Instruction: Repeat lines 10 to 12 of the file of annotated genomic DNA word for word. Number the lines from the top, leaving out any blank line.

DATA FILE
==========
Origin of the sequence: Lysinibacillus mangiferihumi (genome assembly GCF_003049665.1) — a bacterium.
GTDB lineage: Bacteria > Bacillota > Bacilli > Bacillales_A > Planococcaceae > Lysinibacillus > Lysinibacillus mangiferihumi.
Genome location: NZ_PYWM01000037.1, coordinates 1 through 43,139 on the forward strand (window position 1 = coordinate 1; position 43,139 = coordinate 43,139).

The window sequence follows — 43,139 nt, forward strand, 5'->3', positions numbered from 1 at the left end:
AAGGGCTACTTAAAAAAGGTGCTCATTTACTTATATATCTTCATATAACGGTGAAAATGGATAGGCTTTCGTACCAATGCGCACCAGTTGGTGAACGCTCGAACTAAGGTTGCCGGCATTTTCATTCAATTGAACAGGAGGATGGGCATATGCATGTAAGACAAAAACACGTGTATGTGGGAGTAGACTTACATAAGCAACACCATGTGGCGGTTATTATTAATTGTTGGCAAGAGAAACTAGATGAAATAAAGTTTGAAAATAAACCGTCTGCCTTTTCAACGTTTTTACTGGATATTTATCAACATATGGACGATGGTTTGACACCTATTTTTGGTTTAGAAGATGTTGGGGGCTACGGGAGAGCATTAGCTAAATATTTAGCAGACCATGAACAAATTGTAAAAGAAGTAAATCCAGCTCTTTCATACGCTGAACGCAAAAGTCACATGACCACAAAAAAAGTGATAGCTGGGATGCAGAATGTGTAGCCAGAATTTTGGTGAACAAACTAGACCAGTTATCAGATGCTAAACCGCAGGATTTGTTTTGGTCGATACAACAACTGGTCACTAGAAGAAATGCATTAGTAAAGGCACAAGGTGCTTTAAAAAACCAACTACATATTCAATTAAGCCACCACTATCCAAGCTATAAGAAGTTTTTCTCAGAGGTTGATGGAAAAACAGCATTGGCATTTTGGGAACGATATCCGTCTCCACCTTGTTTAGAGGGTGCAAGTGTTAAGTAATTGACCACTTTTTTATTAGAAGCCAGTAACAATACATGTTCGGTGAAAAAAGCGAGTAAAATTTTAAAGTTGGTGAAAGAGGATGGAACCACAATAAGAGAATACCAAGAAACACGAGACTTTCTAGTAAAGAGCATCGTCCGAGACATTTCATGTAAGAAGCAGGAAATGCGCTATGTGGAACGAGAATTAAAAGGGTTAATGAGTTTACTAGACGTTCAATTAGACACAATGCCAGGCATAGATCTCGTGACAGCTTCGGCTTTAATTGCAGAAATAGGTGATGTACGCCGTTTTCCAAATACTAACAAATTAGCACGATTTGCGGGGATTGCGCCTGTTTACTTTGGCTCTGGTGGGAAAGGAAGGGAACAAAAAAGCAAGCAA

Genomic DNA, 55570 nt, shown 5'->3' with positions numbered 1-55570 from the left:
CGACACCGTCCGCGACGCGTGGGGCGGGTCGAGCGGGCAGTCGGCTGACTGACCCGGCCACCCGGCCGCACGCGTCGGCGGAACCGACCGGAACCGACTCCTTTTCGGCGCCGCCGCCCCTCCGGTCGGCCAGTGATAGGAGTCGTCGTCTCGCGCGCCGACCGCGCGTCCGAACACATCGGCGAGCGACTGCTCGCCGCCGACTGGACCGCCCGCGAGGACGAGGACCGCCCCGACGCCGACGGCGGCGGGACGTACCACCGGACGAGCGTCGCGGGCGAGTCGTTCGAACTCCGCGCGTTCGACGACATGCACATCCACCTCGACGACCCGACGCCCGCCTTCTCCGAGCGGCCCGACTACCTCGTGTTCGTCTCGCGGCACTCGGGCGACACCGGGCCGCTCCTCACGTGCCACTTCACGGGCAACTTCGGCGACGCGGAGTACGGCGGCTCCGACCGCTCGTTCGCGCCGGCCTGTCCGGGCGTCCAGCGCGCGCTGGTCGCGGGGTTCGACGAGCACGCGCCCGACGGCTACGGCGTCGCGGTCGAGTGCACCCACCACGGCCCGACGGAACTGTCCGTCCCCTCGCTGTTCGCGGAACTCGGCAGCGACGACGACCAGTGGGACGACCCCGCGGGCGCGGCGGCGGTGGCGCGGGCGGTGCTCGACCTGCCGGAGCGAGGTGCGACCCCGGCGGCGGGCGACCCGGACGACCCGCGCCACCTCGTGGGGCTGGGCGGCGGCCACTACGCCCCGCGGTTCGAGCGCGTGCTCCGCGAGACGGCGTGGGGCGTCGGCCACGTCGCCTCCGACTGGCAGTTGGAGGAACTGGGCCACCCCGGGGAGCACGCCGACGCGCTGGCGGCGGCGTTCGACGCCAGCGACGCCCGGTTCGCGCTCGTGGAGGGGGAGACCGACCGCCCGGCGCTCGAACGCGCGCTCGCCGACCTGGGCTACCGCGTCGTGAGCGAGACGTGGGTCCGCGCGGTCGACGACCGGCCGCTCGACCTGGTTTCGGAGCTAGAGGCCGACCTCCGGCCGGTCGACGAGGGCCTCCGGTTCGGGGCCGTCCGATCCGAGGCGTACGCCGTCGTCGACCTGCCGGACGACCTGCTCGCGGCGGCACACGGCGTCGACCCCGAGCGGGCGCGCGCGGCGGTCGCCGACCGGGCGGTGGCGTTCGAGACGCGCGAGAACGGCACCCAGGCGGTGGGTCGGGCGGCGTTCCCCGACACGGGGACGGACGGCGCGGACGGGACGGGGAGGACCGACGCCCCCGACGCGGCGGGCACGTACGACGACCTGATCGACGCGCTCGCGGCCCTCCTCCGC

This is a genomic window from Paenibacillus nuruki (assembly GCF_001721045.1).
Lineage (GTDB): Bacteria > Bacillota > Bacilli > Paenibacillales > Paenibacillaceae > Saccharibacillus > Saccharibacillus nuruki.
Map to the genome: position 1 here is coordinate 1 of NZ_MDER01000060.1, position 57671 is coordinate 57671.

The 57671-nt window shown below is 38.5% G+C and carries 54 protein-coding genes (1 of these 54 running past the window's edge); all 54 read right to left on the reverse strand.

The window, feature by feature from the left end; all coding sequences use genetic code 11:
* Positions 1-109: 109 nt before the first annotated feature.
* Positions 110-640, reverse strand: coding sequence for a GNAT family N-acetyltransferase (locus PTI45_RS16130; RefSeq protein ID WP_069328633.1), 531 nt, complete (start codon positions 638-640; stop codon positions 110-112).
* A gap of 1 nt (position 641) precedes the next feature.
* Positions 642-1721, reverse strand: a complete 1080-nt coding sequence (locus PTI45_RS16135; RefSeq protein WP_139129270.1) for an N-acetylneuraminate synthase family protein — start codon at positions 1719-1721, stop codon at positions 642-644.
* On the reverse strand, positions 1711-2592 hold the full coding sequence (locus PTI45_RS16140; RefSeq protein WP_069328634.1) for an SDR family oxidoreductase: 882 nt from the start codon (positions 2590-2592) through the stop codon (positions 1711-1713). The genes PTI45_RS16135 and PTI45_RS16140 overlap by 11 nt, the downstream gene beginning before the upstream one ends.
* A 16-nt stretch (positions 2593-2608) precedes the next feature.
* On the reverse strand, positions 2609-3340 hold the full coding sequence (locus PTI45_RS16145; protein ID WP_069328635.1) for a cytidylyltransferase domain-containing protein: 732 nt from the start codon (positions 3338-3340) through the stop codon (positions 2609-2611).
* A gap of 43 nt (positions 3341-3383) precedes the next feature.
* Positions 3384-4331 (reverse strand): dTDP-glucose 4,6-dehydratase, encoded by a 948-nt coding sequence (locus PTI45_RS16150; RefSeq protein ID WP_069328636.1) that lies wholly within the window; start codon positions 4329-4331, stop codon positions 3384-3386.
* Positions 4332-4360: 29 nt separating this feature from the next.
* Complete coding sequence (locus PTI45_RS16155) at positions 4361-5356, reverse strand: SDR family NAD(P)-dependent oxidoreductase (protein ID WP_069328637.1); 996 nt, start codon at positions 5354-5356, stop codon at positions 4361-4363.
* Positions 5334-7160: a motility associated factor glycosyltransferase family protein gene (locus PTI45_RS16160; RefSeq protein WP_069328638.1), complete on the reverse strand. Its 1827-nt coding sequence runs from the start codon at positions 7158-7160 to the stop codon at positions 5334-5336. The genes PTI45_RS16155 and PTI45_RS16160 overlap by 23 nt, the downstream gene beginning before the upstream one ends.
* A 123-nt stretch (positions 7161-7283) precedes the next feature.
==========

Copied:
Map to the genome: position 1 here is coordinate 1 of NZ_MDER01000060.1, position 57671 is coordinate 57671.

The 57671-nt window shown below is 38.5% G+C and carries 54 protein-coding genes (1 of these 54 running past the window's edge); all 54 read right to left on the reverse strand.

The window, feature by feature from the left end; all coding sequences use genetic code 11: